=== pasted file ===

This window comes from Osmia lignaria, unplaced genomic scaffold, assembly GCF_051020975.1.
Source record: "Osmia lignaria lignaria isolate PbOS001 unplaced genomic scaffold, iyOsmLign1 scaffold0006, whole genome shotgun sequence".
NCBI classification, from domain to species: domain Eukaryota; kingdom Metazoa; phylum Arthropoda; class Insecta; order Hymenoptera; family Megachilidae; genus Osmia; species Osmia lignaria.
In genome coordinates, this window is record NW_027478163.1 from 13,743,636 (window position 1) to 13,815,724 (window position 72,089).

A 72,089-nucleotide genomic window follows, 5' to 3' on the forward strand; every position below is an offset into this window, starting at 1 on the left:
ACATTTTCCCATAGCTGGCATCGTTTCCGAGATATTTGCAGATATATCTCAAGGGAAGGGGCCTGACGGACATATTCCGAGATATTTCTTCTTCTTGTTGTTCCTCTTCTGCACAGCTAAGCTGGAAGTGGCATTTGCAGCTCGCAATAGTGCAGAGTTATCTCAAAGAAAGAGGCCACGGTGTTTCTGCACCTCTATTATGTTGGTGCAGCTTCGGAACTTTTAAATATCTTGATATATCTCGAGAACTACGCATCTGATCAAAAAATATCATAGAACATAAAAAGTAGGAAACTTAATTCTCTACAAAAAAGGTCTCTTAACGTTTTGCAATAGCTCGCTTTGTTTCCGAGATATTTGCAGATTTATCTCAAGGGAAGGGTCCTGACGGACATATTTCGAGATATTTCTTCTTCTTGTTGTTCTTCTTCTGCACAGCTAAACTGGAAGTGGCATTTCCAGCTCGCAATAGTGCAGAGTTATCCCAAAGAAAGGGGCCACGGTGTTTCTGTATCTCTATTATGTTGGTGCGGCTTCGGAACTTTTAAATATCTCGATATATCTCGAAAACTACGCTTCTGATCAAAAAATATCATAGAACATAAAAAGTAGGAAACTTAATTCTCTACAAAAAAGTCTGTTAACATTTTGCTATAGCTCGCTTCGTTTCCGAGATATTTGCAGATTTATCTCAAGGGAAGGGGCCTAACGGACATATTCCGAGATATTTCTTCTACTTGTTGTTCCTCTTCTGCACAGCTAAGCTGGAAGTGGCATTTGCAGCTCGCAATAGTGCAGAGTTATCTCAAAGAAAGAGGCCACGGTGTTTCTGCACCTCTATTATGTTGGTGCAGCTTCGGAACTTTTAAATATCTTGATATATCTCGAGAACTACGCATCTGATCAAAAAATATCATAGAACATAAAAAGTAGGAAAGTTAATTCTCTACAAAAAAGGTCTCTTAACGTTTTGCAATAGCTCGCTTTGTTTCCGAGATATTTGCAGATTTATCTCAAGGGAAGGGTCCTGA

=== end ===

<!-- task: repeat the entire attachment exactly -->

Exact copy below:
This window comes from Osmia lignaria, unplaced genomic scaffold, assembly GCF_051020975.1.
Source record: "Osmia lignaria lignaria isolate PbOS001 unplaced genomic scaffold, iyOsmLign1 scaffold0006, whole genome shotgun sequence".
NCBI classification, from domain to species: domain Eukaryota; kingdom Metazoa; phylum Arthropoda; class Insecta; order Hymenoptera; family Megachilidae; genus Osmia; species Osmia lignaria.
In genome coordinates, this window is record NW_027478163.1 from 13,743,636 (window position 1) to 13,815,724 (window position 72,089).

A 72,089-nucleotide genomic window follows, 5' to 3' on the forward strand; every position below is an offset into this window, starting at 1 on the left:
ACATTTTCCCATAGCTGGCATCGTTTCCGAGATATTTGCAGATATATCTCAAGGGAAGGGGCCTGACGGACATATTCCGAGATATTTCTTCTTCTTGTTGTTCCTCTTCTGCACAGCTAAGCTGGAAGTGGCATTTGCAGCTCGCAATAGTGCAGAGTTATCTCAAAGAAAGAGGCCACGGTGTTTCTGCACCTCTATTATGTTGGTGCAGCTTCGGAACTTTTAAATATCTTGATATATCTCGAGAACTACGCATCTGATCAAAAAATATCATAGAACATAAAAAGTAGGAAACTTAATTCTCTACAAAAAAGGTCTCTTAACGTTTTGCAATAGCTCGCTTTGTTTCCGAGATATTTGCAGATTTATCTCAAGGGAAGGGTCCTGACGGACATATTTCGAGATATTTCTTCTTCTTGTTGTTCTTCTTCTGCACAGCTAAACTGGAAGTGGCATTTCCAGCTCGCAATAGTGCAGAGTTATCCCAAAGAAAGGGGCCACGGTGTTTCTGTATCTCTATTATGTTGGTGCGGCTTCGGAACTTTTAAATATCTCGATATATCTCGAAAACTACGCTTCTGATCAAAAAATATCATAGAACATAAAAAGTAGGAAACTTAATTCTCTACAAAAAAGTCTGTTAACATTTTGCTATAGCTCGCTTCGTTTCCGAGATATTTGCAGATTTATCTCAAGGGAAGGGGCCTAACGGACATATTCCGAGATATTTCTTCTACTTGTTGTTCCTCTTCTGCACAGCTAAGCTGGAAGTGGCATTTGCAGCTCGCAATAGTGCAGAGTTATCTCAAAGAAAGAGGCCACGGTGTTTCTGCACCTCTATTATGTTGGTGCAGCTTCGGAACTTTTAAATATCTTGATATATCTCGAGAACTACGCATCTGATCAAAAAATATCATAGAACATAAAAAGTAGGAAAGTTAATTCTCTACAAAAAAGGTCTCTTAACGTTTTGCAATAGCTCGCTTTGTTTCCGAGATATTTGCAGATTTATCTCAAGGGAAGGGTCCTGA